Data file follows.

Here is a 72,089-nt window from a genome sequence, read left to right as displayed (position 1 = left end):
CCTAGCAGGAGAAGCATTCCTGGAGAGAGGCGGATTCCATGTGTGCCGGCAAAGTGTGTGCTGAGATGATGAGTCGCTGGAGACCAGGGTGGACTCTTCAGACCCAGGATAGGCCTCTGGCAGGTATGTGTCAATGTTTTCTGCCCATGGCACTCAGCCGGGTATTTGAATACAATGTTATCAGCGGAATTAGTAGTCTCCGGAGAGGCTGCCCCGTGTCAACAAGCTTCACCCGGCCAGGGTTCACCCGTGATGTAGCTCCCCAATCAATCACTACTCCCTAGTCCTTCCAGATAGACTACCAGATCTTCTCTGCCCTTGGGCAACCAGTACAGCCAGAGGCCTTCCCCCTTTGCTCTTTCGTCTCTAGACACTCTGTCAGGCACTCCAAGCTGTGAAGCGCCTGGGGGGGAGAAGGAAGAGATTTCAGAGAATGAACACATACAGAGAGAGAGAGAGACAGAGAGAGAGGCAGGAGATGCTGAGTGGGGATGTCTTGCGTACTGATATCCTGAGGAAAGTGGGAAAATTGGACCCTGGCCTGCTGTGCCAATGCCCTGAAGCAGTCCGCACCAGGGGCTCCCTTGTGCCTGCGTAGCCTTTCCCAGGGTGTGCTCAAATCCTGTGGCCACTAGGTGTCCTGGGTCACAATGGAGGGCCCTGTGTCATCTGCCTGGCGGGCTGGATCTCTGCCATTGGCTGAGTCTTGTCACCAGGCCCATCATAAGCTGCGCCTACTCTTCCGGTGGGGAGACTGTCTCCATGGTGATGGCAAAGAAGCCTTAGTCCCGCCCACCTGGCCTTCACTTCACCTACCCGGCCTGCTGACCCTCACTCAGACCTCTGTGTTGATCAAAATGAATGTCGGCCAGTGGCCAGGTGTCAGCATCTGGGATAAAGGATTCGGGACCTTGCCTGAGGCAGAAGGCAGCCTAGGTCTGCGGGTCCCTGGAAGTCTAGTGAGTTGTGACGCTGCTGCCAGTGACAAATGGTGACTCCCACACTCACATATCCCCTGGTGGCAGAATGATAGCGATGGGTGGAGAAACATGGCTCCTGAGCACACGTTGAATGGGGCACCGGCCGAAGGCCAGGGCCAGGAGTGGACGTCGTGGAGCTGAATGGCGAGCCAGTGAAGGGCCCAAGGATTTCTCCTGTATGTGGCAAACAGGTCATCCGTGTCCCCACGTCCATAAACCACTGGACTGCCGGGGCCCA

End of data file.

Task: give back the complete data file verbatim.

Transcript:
Here is a 72,089-nt window from a genome sequence, read left to right as displayed (position 1 = left end):
CCTAGCAGGAGAAGCATTCCTGGAGAGAGGCGGATTCCATGTGTGCCGGCAAAGTGTGTGCTGAGATGATGAGTCGCTGGAGACCAGGGTGGACTCTTCAGACCCAGGATAGGCCTCTGGCAGGTATGTGTCAATGTTTTCTGCCCATGGCACTCAGCCGGGTATTTGAATACAATGTTATCAGCGGAATTAGTAGTCTCCGGAGAGGCTGCCCCGTGTCAACAAGCTTCACCCGGCCAGGGTTCACCCGTGATGTAGCTCCCCAATCAATCACTACTCCCTAGTCCTTCCAGATAGACTACCAGATCTTCTCTGCCCTTGGGCAACCAGTACAGCCAGAGGCCTTCCCCCTTTGCTCTTTCGTCTCTAGACACTCTGTCAGGCACTCCAAGCTGTGAAGCGCCTGGGGGGGAGAAGGAAGAGATTTCAGAGAATGAACACATACAGAGAGAGAGAGAGACAGAGAGAGAGGCAGGAGATGCTGAGTGGGGATGTCTTGCGTACTGATATCCTGAGGAAAGTGGGAAAATTGGACCCTGGCCTGCTGTGCCAATGCCCTGAAGCAGTCCGCACCAGGGGCTCCCTTGTGCCTGCGTAGCCTTTCCCAGGGTGTGCTCAAATCCTGTGGCCACTAGGTGTCCTGGGTCACAATGGAGGGCCCTGTGTCATCTGCCTGGCGGGCTGGATCTCTGCCATTGGCTGAGTCTTGTCACCAGGCCCATCATAAGCTGCGCCTACTCTTCCGGTGGGGAGACTGTCTCCATGGTGATGGCAAAGAAGCCTTAGTCCCGCCCACCTGGCCTTCACTTCACCTACCCGGCCTGCTGACCCTCACTCAGACCTCTGTGTTGATCAAAATGAATGTCGGCCAGTGGCCAGGTGTCAGCATCTGGGATAAAGGATTCGGGACCTTGCCTGAGGCAGAAGGCAGCCTAGGTCTGCGGGTCCCTGGAAGTCTAGTGAGTTGTGACGCTGCTGCCAGTGACAAATGGTGACTCCCACACTCACATATCCCCTGGTGGCAGAATGATAGCGATGGGTGGAGAAACATGGCTCCTGAGCACACGTTGAATGGGGCACCGGCCGAAGGCCAGGGCCAGGAGTGGACGTCGTGGAGCTGAATGGCGAGCCAGTGAAGGGCCCAAGGATTTCTCCTGTATGTGGCAAACAGGTCATCCGTGTCCCCACGTCCATAAACCACTGGACTGCCGGGGCCCA